Access to the full content is only available to members of institutions that have purchased access. If you belong to such an institution, please log in or find out more about how to order.


Morality and identity

DOI: 10.4324/9780415249126-L066-1
Version: v1,  Published online: 1998
Retrieved July 23, 2024, from

Article Summary

Philosophers have drawn connections between morality and identity in two ways. First, some have argued that metaphysical theories about personal identity – theories about what makes one the same person over time – have important consequences for what ought to matter to a rational agent. Second, others have argued that understanding the concrete identities of persons – the social contexts and personal commitments that give life substance and meaning – is essential if moral philosophy is to address real human concerns.

How are metaphysical questions about personal identity supposed to bear on morality? The thought is that what unifies a series of experiences into a single life illuminates what we are, and what we are helps determine how we ought to live. More broadly, it is natural to seek coherence in our metaphysical and our moral views about persons. This pursuit of a comprehensive account has its dangers; perhaps we will tailor a metaphysical view to fit our moral prejudices, or distort moral philosophy and judgment to fit a false metaphysics. But the pursuit has its attractions too; perhaps we will come to understand what we are, and how we ought to live, in a single package.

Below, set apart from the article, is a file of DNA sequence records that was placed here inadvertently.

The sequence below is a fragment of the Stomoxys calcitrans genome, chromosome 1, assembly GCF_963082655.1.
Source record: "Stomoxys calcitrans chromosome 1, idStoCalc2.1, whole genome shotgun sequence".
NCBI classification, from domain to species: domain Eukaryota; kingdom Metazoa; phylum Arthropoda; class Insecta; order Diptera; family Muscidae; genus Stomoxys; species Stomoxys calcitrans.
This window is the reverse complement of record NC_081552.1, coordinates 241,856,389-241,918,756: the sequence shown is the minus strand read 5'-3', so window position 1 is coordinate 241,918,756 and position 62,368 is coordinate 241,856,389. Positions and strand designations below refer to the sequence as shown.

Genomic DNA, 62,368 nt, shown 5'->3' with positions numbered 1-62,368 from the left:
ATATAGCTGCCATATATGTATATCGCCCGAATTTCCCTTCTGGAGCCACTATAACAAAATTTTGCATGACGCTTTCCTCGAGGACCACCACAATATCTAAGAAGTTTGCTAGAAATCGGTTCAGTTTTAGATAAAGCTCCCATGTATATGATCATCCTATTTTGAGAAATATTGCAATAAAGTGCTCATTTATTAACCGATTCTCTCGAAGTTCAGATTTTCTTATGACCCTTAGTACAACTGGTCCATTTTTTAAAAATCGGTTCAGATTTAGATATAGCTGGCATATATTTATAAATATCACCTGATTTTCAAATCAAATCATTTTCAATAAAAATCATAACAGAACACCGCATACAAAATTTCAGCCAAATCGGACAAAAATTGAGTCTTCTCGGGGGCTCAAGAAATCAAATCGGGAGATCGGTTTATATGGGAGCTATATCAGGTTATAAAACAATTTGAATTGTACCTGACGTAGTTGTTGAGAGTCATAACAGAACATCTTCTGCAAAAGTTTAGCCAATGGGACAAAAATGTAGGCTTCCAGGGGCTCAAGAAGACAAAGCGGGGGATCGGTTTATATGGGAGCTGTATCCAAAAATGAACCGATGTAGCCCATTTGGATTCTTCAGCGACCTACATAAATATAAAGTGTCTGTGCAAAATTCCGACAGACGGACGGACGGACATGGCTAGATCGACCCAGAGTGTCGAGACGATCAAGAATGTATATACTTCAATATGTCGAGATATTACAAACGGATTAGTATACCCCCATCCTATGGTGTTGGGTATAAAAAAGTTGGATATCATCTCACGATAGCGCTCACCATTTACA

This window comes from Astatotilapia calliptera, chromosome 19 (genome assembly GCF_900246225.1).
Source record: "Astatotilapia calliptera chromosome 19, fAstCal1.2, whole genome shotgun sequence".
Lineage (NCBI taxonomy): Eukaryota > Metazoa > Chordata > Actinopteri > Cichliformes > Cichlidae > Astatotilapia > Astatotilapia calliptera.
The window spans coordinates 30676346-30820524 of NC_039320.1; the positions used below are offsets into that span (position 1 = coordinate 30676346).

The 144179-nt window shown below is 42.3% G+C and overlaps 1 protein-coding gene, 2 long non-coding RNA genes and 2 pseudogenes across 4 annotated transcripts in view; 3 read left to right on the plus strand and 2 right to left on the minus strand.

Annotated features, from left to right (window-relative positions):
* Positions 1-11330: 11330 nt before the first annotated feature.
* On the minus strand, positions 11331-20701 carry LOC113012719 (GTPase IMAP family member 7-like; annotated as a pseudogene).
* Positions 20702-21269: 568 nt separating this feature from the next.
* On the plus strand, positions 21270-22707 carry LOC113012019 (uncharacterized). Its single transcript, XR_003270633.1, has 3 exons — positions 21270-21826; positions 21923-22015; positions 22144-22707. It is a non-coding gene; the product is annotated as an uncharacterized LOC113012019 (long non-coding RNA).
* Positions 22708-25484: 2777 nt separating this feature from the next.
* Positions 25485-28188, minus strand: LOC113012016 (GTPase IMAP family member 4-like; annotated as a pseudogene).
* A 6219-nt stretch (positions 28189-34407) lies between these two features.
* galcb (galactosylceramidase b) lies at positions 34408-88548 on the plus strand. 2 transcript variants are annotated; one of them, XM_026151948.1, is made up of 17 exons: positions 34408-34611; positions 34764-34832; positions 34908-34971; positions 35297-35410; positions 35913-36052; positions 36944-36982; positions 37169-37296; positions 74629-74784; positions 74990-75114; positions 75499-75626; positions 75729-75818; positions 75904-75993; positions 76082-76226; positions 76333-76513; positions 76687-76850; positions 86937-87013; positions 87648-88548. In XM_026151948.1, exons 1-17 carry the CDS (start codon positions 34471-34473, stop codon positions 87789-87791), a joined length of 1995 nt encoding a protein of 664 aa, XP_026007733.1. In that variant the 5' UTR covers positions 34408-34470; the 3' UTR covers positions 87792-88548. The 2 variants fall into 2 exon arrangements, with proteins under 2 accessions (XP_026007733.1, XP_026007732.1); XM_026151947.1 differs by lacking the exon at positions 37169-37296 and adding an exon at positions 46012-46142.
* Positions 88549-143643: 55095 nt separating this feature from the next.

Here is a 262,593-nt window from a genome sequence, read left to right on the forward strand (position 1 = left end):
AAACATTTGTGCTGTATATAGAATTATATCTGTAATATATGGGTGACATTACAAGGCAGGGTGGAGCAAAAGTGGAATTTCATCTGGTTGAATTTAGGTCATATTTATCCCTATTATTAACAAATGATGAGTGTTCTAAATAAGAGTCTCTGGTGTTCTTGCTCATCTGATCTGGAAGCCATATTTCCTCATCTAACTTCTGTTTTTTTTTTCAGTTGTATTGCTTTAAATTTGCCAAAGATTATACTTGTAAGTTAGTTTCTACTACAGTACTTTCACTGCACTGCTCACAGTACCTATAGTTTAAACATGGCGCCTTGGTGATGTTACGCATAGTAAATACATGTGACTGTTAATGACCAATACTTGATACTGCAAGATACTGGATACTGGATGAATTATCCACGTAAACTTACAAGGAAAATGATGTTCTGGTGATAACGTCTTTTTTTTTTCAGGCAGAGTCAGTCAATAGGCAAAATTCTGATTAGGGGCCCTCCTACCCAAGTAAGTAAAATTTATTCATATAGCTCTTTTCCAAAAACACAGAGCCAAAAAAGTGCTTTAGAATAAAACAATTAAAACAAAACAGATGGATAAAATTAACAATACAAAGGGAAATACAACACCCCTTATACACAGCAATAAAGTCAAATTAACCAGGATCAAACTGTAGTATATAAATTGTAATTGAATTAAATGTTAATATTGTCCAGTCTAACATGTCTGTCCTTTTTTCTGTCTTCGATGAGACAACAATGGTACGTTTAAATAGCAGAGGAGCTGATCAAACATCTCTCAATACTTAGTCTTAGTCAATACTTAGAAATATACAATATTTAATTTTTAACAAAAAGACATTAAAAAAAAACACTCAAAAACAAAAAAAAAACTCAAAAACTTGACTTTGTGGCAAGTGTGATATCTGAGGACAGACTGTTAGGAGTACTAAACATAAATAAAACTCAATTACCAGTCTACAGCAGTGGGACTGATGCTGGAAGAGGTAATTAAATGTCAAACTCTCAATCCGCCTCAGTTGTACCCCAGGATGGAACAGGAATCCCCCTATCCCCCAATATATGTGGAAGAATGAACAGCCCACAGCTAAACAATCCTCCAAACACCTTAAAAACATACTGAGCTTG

Philosophers who attend to concrete rather than metaphysical identity characterize persons as committed by social and historical circumstances to a particular range and ordering of values, and as committed by proximity and affection to a particular circle of other persons. These concrete and individual characteristics at least constrain what morality can reasonably demand. But this interpretation suggests that morality stands back from the rich texture of each life, and moderates its demands to accommodate that life. Some philosophers think of morality instead as part of the texture, as intimately connected to, rather than constrained by, concrete identity.

Citing this article:
Singer, Ira. Morality and identity, 1998, doi:10.4324/9780415249126-L066-1. Routledge Encyclopedia of Philosophy, Taylor and Francis,
Copyright © 1998-2024 Routledge.

Related Searches


Related Articles